I have often wondered why no-one has written a book about Daniel Quare because he was one of the finest and most ingenious clock and watchmakers of the late 17th and early 18th centuries. Daniel Quare was a Quaker at a time when there was great prejudice and ill-feeling towards Quakers because they were different and had different beliefs. They were treated as social and religious outcasts and persecuted by the establishment.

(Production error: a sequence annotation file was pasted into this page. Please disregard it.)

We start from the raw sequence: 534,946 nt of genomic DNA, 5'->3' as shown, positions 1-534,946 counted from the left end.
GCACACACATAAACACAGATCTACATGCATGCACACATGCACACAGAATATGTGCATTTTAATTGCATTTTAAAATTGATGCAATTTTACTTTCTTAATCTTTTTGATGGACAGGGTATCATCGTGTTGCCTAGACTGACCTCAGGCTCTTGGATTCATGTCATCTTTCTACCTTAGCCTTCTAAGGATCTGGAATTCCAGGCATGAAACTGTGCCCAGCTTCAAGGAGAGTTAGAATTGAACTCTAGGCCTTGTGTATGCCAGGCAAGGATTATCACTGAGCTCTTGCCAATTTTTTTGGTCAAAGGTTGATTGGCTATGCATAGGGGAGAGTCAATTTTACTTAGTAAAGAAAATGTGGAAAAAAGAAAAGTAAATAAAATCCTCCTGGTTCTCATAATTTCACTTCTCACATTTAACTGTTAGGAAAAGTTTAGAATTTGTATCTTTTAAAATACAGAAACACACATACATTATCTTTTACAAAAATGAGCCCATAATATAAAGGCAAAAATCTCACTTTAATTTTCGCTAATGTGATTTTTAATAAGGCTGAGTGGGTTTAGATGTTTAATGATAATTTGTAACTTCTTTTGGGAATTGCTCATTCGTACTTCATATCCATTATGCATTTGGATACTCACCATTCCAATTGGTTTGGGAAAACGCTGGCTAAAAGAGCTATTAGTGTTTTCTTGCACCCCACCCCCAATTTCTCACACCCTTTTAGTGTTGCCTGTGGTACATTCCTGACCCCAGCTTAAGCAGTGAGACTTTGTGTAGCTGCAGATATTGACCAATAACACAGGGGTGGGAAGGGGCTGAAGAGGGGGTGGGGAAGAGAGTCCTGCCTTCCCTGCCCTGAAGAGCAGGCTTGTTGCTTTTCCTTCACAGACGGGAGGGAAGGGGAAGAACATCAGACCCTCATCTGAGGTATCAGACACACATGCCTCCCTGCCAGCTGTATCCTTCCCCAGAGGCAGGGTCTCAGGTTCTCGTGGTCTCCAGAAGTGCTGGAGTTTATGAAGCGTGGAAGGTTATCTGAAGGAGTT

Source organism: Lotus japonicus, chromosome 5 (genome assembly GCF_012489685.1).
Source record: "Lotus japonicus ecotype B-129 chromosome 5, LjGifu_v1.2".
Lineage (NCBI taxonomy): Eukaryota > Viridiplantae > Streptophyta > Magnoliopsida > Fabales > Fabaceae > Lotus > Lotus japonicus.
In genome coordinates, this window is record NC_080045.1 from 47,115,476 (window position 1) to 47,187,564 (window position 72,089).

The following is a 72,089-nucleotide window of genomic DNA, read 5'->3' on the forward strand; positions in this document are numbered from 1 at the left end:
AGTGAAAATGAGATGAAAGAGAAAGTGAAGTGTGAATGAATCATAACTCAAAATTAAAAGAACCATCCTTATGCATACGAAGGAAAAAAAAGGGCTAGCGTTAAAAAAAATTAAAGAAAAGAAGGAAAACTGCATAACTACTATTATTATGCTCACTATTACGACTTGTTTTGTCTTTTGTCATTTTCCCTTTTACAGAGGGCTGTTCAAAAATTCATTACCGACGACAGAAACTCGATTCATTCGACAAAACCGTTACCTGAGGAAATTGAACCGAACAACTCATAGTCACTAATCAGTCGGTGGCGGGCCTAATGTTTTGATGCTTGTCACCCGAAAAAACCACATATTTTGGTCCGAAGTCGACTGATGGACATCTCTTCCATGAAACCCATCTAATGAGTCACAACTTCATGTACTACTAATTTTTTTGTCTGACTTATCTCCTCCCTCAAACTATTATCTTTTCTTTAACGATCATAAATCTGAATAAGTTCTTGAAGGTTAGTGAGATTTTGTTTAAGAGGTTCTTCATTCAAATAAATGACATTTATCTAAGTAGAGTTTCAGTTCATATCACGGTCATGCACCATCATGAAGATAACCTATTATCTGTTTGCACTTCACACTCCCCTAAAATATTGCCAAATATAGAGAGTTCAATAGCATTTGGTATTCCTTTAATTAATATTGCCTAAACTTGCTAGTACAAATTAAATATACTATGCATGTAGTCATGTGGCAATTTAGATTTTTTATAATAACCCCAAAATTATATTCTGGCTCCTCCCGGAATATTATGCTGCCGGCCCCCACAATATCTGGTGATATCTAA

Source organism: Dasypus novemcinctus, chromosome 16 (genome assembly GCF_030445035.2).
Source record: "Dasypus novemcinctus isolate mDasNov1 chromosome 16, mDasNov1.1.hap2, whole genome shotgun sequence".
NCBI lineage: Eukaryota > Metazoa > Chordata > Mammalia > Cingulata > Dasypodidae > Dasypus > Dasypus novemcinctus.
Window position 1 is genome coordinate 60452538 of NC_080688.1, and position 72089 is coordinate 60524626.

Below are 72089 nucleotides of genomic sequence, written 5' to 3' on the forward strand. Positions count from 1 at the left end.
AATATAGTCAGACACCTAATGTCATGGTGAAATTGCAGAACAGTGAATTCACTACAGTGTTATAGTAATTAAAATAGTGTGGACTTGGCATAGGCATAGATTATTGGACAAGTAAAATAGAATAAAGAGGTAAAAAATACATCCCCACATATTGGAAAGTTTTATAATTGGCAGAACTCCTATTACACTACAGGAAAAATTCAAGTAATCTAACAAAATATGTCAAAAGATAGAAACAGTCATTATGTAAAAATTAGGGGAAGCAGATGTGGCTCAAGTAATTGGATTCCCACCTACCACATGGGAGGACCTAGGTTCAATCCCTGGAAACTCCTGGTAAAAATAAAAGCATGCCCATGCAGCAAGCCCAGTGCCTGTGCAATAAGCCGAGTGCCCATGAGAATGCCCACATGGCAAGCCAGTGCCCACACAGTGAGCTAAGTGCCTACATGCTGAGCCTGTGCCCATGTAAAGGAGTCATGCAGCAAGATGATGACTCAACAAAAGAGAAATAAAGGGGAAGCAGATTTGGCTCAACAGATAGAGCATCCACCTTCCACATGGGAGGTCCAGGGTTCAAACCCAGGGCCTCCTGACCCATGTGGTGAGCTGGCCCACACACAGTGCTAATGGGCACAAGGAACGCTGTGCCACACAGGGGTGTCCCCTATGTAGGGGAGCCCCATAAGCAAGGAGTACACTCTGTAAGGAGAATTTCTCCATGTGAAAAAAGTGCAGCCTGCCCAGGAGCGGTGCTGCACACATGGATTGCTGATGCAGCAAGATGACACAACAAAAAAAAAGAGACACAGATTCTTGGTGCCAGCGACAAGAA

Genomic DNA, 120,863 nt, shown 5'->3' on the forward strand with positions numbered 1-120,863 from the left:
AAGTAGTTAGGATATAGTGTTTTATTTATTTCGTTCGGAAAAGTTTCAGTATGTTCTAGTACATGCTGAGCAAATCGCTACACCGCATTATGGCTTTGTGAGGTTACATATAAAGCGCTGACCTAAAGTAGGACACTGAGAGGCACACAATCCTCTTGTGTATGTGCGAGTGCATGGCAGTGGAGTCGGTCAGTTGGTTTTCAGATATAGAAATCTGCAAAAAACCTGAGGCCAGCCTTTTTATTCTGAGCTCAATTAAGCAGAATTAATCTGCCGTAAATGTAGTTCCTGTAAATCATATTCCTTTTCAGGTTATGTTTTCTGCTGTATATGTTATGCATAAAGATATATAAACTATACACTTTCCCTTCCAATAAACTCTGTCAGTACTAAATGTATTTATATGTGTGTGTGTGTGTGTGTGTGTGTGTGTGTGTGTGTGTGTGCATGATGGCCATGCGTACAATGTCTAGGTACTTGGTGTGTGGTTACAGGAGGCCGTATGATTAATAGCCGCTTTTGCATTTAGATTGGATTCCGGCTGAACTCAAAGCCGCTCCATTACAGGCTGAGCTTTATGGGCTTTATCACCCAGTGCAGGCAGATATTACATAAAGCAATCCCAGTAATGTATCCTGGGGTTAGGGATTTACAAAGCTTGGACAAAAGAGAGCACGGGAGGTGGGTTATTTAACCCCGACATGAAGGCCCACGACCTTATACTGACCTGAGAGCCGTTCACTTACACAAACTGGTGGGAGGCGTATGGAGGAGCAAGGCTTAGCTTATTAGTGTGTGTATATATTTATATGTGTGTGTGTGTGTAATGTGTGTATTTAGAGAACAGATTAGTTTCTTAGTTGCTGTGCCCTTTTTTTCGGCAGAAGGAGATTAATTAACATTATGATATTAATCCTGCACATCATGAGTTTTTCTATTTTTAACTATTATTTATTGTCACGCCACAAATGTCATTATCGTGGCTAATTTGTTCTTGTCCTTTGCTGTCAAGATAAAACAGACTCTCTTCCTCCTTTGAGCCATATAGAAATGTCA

Daniel Quare is thought to have been born about 1648 in Somerset and apprenticed to an unknown master 1662-1669 and probably worked as a journeyman until 1670. He was working in the parish of St Martin-le-Grand, Westminster by 1671 when the CC discovered him and made him a brother of the company on 3 April 1671 as a great (turret) clockmaker. Daniel married Mary Stevens, daughter of Jeremiah, deceased maltster of Wickham, Bucks., on 18th Apr 1676 at Devonshire House, Quaker Meeting. They moved to Aldersgate in 1678, then Lombard Street and finally in 1685 to the King’s Arms, Exchange Alley. After Quare’s introduction to King William III and being made clockmaker to the King, his clocks and watches were in great demand. He also bound a number of skilful apprentices through the C.C. who became fine clockmakers too. Richard Vick and John Zachary were two of his former apprentices who later excelled in the craft. While, Faith Leake apprenticed to John White and turned over to Daniel Quare in 1677 and freed in Jan 1685/6 was interesting because both Daniel and his wife Mary attended the marriage of Faith’s sister Hannah who married another Quaker clockmaker, Ninian Burleigh.